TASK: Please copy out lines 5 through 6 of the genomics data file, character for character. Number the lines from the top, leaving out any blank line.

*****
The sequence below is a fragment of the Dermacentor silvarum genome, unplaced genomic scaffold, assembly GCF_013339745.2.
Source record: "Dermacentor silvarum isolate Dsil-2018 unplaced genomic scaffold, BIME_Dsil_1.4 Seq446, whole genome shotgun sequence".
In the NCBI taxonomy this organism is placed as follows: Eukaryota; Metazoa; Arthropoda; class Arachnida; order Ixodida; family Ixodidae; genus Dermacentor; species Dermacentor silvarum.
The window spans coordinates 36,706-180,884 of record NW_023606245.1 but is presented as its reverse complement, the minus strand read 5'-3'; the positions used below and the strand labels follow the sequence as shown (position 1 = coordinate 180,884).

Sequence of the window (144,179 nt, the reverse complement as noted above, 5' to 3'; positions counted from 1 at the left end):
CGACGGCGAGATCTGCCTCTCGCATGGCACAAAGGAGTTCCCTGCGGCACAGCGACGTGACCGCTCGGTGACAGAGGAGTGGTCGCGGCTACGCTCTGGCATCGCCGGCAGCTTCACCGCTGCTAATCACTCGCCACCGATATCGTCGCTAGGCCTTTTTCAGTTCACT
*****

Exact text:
Sequence of the window (144,179 nt, the reverse complement as noted above, 5' to 3'; positions counted from 1 at the left end):
CGACGGCGAGATCTGCCTCTCGCATGGCACAAAGGAGTTCCCTGCGGCACAGCGACGTGACCGCTCGGTGACAGAGGAGTGGTCGCGGCTACGCTCTGGCATCGCCGGCAGCTTCACCGCTGCTAATCACTCGCCACCGATATCGTCGCTAGGCCTTTTTCAGTTCACT